Clubmarket Strike Called Off as Supersol Agrees to Staff Bonuses

Supersol, the largest retailer in the country, outbid all other parties in a tender for the Clubmarket chain.

To avert a threatened strike at Clubmarket stores, and staff objections to a takeover by rival Supersol chain, company execs and labor representatives met and agreed on a package of wage deals yesterday in the event that Supersol's bid for Clubmarket goes through.

Supersol, the largest retailer in the country, outbid all other parties in a tender for the Clubmarket chain - the third largest - with an offer of almost NIS 1 billion. However staffers at Clubmarket, currently under court protection from bankruptcy after running up debts of NIS 1.3 billion, objected to the new terms and conditions should Supersol's bid pass the approval of both Clubmarket's trustees, the court and the all-important Antitrust Commission.

Yesterday all sides agreed that should the offer go through, Clubmarket staffers would be dismissed and then reemployed by Supersol as new workers - a condition that they had objected to - but that this would be tempered by a payment of some NIS 108 million to be shared between the 3,500 workers, although Supersol sources said this sum would go more toward the lowest paid workers.

In addition, the 600-700 more veteran staffers, who could find themselves earning 50 percent less under Supersol's work conditions, would enjoy a top-up pay addition of some NIS 80 million, although the final sum is still under debate.

The talks yesterday included representatives of the Histadrut labor federation, Supersol CEO Effie Rosenhaus and Clubmarket court-appointed trustee managers Shlomo Nass and Gabi Trabelsi. The Histadrut called yesterday's agreement "a great achievement for Clubmarket workers," and the planned strike for today throughout the Clubmarket chain was called off.

Ofer Eini of the Histadrut's trade union division said, "There are still some matters of dispute, but these can be settled. I praise the behavior of Supersol's management which made clear to the Clubmarket managers that without a staff agreement they would not pursue the purchase. I assume the Histadrut will be able to completely remove every threat of declaring a strike at Clubmarket against the merger."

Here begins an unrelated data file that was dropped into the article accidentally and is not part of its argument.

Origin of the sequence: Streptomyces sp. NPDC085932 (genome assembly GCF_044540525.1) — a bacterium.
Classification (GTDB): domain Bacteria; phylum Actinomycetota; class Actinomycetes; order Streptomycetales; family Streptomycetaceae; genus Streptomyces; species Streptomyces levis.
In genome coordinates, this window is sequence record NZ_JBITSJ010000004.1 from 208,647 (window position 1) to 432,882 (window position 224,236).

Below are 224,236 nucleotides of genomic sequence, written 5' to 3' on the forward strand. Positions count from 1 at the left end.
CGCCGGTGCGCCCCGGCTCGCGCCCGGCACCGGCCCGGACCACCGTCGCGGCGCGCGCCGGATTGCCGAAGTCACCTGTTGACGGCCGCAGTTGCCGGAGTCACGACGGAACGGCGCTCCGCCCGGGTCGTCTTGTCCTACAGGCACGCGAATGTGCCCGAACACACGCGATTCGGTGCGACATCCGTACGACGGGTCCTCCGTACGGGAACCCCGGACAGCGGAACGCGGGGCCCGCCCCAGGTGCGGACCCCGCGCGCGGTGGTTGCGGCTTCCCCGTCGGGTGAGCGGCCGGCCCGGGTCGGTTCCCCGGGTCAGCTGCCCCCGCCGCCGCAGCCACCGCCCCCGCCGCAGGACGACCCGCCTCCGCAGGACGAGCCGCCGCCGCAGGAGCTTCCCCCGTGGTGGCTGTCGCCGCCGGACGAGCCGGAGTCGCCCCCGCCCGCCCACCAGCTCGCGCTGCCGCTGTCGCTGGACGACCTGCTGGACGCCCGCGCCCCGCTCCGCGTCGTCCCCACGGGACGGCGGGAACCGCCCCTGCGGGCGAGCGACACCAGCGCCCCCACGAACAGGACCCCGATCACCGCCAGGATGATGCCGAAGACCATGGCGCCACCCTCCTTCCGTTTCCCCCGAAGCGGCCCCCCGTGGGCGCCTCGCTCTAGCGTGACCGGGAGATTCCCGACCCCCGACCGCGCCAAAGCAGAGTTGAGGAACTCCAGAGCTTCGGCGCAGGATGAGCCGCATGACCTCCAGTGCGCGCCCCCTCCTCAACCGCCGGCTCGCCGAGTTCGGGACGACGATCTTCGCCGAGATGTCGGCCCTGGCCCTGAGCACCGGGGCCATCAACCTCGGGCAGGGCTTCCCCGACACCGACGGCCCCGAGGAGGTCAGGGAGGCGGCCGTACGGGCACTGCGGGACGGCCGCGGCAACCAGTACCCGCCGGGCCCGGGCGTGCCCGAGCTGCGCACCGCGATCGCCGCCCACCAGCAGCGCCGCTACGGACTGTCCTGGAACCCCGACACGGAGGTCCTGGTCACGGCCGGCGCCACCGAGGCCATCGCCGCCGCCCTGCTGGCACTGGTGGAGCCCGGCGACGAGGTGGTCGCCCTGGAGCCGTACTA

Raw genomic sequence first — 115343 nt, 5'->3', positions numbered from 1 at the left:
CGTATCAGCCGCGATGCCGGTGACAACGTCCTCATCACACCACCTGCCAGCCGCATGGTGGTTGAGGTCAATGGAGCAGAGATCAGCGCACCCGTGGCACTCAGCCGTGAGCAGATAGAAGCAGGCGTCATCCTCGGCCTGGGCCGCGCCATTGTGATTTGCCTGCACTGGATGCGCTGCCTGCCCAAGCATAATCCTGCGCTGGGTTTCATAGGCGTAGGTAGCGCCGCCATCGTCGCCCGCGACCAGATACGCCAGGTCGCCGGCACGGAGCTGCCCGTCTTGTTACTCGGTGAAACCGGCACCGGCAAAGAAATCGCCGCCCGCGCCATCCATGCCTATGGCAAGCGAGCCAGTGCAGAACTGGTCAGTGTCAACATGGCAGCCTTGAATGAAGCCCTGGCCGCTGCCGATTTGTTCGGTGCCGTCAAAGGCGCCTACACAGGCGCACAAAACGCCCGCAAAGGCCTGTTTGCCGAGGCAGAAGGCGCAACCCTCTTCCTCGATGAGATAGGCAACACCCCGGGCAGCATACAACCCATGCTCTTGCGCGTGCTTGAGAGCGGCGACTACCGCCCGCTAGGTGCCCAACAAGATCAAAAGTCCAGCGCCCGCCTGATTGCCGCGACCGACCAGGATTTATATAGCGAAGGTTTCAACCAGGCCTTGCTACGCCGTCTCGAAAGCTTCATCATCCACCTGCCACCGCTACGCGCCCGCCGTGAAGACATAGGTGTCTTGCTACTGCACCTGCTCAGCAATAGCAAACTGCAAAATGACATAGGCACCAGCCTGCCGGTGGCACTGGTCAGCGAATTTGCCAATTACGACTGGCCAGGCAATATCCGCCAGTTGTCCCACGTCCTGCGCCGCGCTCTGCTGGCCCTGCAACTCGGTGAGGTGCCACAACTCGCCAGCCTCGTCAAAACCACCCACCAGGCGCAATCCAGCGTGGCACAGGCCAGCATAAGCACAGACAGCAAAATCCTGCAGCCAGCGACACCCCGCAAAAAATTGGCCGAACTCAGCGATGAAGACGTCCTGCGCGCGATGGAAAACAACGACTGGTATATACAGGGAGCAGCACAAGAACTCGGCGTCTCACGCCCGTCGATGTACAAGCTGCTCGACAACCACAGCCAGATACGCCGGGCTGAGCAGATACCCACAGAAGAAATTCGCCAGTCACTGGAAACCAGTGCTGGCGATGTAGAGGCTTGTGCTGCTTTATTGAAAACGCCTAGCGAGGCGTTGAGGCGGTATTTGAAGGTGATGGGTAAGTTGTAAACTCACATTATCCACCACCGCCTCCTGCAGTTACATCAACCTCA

Beggars can be choosers

Although Supersol's bid outbid the other contenders by more than NIS 400 million, the race is not won until the Antitrust Commissioner Dror Strum has approved it, and yesterday Nass and Trabelsi made clear that they expected him to play along. "Not approving Supersol's offer for Clubmarket would mean the liquidation of the chain," the managers wrote in their submission to Strum, accompanying the documentation of the highest offer.

While another bid from the Elkayam-Sheetrit group would have spread the payment over 10 years, Supersol's was for cash, pronto, the submission continued. The top bid would also cover 75 percent of Clubmarket's creditors' debts, they explained, while Elkayam-Sheetrit would repay only 20 percent.

The managers also contended that the other bids for the chain would not be acceptable to the creditors, as they are so much lower than that of Supersol. In addition, Supersol was the only bidder who would employ all Clubmarket staffers, whereas Elkayam-Sheetrit and Rami Levy would take them on but not on collective work arrangements.

In effect, rejecting Supersol's bid would certainly close the company, as it is widely believed that the managers would not be willing to continue running the company in such dire straits if the sale falls through.

Strum said his team were working flat out to complete their examination of the matter, balancing the issue of competition with a speedy decision. (The court hearing is scheduled for Thursday.) "We are very familiar with the legal processes, and on the other hand we do not feel any need to panic, as the process would not have taken months anyway."